This guide provides an introduction to acrylic paintings and answers some of the most frequently asked questions about the medium. After an acrylic painting of your own? Explore our acrylic paintings for sale here.
A Brief History of Acrylic Painting
Acrylic paints first began to be synthesised in the mid-19th century, but it was German chemist Otto Röhm that brought its practical potential to light. In the early years, acrylic resins were intended primarily for industrial use and it was not until the first half of the 20th century that artists began to experiment with it. This started in Mexico where muralists began to use it in their work. Muralist David Alfaro Siqueiros held a workshop in New York City to explore the medium and its uses. Jackson Pollock attended this workshop and went on to use it in his world-famous drip paintings.
By the late 1940s, acrylic paint was offered as an early version under the name ‘Magna’ and many well-known artists such as Mark Rothko began to experiment with it. A decade later, Röhm and his business partner Otto Haas introduced the first acrylic emulsion designed specifically for paint which has gone on to become the cornerstone for all contemporary artists’ acrylic emulsions. By 1955, the first commercially available water-based acrylic paints entered the market.
Acrylics made their way onto the artistic scene at a time when artists were beginning to explore movements such as pop culture, photorealism, abstract expressionism and pop art. Their properties made them ideal for such forms which featured hard-edged flat images and a distinct use of line.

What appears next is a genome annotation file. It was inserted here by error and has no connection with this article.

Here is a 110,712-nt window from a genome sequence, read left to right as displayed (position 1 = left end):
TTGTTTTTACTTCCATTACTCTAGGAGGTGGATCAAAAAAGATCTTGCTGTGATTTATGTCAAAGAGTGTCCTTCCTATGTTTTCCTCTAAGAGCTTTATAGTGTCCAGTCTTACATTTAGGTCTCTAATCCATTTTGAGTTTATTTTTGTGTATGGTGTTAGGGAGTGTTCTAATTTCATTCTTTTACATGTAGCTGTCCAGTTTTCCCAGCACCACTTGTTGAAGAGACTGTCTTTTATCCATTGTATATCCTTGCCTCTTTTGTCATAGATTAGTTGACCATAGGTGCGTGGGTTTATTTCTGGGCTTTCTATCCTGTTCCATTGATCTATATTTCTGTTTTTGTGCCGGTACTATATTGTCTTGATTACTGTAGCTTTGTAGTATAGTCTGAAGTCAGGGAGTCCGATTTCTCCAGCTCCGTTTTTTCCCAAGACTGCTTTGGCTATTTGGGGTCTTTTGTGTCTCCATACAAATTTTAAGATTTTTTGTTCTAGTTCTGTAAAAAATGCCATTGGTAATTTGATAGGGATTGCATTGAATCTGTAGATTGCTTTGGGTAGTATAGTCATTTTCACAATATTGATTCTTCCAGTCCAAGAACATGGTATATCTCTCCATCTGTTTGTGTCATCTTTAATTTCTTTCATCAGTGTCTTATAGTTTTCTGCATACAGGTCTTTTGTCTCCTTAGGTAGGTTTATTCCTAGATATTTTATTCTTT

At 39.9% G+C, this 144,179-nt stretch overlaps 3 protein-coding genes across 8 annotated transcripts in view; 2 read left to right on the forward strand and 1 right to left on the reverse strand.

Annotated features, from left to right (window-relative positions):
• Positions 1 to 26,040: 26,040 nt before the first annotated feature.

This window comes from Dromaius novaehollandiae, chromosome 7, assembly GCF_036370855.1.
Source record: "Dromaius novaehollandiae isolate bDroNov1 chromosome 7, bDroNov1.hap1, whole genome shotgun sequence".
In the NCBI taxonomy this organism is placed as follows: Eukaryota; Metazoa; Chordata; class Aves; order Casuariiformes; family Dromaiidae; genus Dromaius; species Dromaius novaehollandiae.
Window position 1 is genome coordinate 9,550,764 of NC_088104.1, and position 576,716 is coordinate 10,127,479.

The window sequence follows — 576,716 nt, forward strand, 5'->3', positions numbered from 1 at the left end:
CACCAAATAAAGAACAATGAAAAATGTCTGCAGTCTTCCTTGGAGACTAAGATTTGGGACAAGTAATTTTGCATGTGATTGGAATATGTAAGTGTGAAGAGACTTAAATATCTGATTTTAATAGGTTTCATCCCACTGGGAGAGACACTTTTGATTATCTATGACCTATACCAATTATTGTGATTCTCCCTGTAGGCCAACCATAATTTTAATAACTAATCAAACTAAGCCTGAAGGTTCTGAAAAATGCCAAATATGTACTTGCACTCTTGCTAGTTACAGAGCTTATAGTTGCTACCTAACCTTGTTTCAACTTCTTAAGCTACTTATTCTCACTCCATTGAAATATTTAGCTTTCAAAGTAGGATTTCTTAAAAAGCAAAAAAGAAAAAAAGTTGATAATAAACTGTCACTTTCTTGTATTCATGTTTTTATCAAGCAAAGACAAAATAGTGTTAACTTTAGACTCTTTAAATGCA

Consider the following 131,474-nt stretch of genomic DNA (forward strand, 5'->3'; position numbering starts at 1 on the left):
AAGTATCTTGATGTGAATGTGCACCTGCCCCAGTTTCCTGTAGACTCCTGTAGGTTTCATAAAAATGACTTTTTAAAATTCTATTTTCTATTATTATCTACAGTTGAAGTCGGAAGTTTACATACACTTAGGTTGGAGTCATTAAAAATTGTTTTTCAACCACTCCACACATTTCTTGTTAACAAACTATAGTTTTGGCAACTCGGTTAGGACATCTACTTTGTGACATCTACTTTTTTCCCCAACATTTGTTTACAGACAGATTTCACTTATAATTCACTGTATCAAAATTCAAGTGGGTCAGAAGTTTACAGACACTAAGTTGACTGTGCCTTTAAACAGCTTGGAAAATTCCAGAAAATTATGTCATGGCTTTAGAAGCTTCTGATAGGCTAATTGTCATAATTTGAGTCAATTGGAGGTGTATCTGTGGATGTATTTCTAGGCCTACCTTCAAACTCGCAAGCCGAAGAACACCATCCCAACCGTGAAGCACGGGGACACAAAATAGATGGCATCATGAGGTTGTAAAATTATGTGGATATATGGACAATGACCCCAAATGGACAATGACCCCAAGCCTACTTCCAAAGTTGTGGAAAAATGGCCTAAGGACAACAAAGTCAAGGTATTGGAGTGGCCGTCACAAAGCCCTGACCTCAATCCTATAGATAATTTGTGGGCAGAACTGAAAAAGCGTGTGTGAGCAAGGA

Artists like Andy Warhol were attracted its unparalleled versatility and durability, but also for its flexibility – media could be mixed and through combining it with other elements such as sand and water, different textures and consistencies could be achieved.
The introduction of acrylic paint to the art world offered a whole new wave of creativity and possibility in the field of modern art. This influence in artistic forms and trends is still going strong today. The medium's flexibility and versatility offers the artists endless creative freedom which had never been experienced before and is still being explored today.
Techniques in Acrylic Painting
There are various techniques which can be applied in acrylic painting to produce a number of creative effects. Firstly, drybrush is a technique which can be useful in landscape painting to create blades of grass or fluffy clouds, as well as adding highlights and dimension to an underpainting. Acrylic wash is another useful technique which allows the painter to build up translucent layers of colour to produce a watercolour appearance with great control. Another popular technique is the use of stippling, which involves using stiff brushes to paint small dots of paint across the surface. Layering colours together in this way allows subtle colour blends, leading to dimension and texture on the canvas. Pouring acrylic paint is a fun and creative technique commonly seen in abstract art and, similarly, paint may be dripped from above or flicked from a wet brush à la Pollock in order to produce interesting splatters of colour.
Famous Acrylic Painters
Many famous artists use acrylic paints as their preferred medium. Notably pop artist Andy Warhol who was an infamous, leading figure in the Pop Art movement, best known for his silkscreen paintings including Campbell’s Soup Cans and Marilyn Diptych. Roy Lichtenstein also used acrylic paints in his works and was a pioneer of the New Art movement. His work defined the premise of pop art through parody and was influenced by popular advertising and the comic book style. London-born optical artist Bridget Riley also used the medium in her work. She began painting in a semi-impressionist manner before moving on to pointillism in around 1958 and eventually evolving the Op Art style in 1960, which explored the dynamic potentials of optical phenomena in order to produce a disorienting physical effect on the eye.